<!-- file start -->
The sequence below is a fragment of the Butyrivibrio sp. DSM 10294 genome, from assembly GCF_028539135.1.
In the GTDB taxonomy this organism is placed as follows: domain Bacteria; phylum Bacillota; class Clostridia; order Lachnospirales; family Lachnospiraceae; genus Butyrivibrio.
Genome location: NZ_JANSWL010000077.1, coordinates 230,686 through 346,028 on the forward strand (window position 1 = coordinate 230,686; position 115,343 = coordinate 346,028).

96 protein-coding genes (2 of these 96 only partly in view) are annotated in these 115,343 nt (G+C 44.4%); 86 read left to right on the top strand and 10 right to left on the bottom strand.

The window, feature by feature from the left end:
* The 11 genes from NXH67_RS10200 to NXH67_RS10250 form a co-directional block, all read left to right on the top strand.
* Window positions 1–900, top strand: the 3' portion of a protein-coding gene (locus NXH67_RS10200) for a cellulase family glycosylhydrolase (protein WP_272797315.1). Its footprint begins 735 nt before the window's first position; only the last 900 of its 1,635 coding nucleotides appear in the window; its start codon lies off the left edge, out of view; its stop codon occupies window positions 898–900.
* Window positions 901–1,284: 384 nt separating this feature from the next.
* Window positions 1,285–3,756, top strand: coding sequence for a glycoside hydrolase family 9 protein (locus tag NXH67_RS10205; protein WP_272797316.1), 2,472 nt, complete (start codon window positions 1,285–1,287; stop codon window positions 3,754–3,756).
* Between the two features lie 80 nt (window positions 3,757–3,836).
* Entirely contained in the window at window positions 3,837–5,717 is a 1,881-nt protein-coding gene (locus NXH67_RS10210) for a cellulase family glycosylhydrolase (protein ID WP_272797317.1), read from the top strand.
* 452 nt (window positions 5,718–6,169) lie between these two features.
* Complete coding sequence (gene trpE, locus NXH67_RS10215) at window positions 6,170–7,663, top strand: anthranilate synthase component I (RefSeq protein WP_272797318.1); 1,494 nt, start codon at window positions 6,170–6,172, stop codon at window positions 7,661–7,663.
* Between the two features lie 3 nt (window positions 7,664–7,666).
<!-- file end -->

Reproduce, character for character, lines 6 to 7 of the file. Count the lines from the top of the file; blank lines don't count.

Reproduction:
* The 11 genes from NXH67_RS10200 to NXH67_RS10250 form a co-directional block, all read left to right on the top strand.
* Window positions 1–900, top strand: the 3' portion of a protein-coding gene (locus NXH67_RS10200) for a cellulase family glycosylhydrolase (protein WP_272797315.1). Its footprint begins 735 nt before the window's first position; only the last 900 of its 1,635 coding nucleotides appear in the window; its start codon lies off the left edge, out of view; its stop codon occupies window positions 898–900.